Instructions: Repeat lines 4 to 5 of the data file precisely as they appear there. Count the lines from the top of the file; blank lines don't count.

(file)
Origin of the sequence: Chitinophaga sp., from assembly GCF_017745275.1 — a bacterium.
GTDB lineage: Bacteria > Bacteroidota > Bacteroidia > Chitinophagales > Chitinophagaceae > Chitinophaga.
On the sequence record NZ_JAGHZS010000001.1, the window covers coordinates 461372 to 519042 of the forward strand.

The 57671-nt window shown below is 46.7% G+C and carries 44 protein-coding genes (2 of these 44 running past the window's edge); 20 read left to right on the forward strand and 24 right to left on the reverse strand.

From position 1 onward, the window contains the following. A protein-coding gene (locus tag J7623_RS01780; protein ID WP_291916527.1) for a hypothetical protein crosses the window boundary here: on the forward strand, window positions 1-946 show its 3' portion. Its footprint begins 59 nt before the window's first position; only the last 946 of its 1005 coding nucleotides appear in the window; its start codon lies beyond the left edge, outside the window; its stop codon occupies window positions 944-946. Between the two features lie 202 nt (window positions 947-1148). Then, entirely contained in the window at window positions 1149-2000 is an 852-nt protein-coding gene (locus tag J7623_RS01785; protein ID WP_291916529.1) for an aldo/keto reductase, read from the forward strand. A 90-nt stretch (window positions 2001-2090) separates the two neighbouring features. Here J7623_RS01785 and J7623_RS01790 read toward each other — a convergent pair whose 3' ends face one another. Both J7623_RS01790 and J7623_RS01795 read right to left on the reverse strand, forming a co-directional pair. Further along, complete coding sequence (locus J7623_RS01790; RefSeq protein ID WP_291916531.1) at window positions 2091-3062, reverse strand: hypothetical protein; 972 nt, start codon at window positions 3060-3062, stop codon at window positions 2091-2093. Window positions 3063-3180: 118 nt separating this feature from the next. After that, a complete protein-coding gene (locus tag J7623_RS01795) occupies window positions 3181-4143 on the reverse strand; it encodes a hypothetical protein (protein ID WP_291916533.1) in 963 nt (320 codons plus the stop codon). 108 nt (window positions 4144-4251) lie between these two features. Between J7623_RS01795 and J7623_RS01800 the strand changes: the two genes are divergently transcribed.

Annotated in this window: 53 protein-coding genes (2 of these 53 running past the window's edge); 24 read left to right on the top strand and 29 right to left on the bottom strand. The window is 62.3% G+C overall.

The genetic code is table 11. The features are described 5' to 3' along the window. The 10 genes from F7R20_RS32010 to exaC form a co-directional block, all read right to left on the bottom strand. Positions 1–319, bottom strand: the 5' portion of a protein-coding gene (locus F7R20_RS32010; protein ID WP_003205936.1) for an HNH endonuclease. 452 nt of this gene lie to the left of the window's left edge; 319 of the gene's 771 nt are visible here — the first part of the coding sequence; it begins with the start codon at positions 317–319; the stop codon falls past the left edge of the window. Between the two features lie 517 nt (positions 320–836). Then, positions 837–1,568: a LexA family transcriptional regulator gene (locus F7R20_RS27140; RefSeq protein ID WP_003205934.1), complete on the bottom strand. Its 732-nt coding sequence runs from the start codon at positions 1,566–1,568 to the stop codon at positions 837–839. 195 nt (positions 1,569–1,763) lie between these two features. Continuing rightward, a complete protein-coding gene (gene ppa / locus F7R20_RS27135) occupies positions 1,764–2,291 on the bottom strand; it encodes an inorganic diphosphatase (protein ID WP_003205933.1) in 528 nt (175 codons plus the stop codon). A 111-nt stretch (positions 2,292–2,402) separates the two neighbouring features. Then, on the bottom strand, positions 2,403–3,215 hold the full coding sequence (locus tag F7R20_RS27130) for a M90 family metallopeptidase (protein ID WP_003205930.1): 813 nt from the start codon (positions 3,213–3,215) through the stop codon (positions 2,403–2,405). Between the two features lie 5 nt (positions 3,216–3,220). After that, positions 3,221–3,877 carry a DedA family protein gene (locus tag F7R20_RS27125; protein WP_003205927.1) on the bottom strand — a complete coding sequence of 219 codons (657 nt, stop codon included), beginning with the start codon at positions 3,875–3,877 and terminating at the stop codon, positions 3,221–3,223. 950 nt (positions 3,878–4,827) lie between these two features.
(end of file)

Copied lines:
The 57671-nt window shown below is 46.7% G+C and carries 44 protein-coding genes (2 of these 44 running past the window's edge); 20 read left to right on the forward strand and 24 right to left on the reverse strand.

From position 1 onward, the window contains the following. A protein-coding gene (locus tag J7623_RS01780; protein ID WP_291916527.1) for a hypothetical protein crosses the window boundary here: on the forward strand, window positions 1-946 show its 3' portion. Its footprint begins 59 nt before the window's first position; only the last 946 of its 1005 coding nucleotides appear in the window; its start codon lies beyond the left edge, outside the window; its stop codon occupies window positions 944-946. Between the two features lie 202 nt (window positions 947-1148). Then, entirely contained in the window at window positions 1149-2000 is an 852-nt protein-coding gene (locus tag J7623_RS01785; protein ID WP_291916529.1) for an aldo/keto reductase, read from the forward strand. A 90-nt stretch (window positions 2001-2090) separates the two neighbouring features. Here J7623_RS01785 and J7623_RS01790 read toward each other — a convergent pair whose 3' ends face one another. Both J7623_RS01790 and J7623_RS01795 read right to left on the reverse strand, forming a co-directional pair. Further along, complete coding sequence (locus J7623_RS01790; RefSeq protein ID WP_291916531.1) at window positions 2091-3062, reverse strand: hypothetical protein; 972 nt, start codon at window positions 3060-3062, stop codon at window positions 2091-2093. Window positions 3063-3180: 118 nt separating this feature from the next. After that, a complete protein-coding gene (locus tag J7623_RS01795) occupies window positions 3181-4143 on the reverse strand; it encodes a hypothetical protein (protein ID WP_291916533.1) in 963 nt (320 codons plus the stop codon). 108 nt (window positions 4144-4251) lie between these two features. Between J7623_RS01795 and J7623_RS01800 the strand changes: the two genes are divergently transcribed.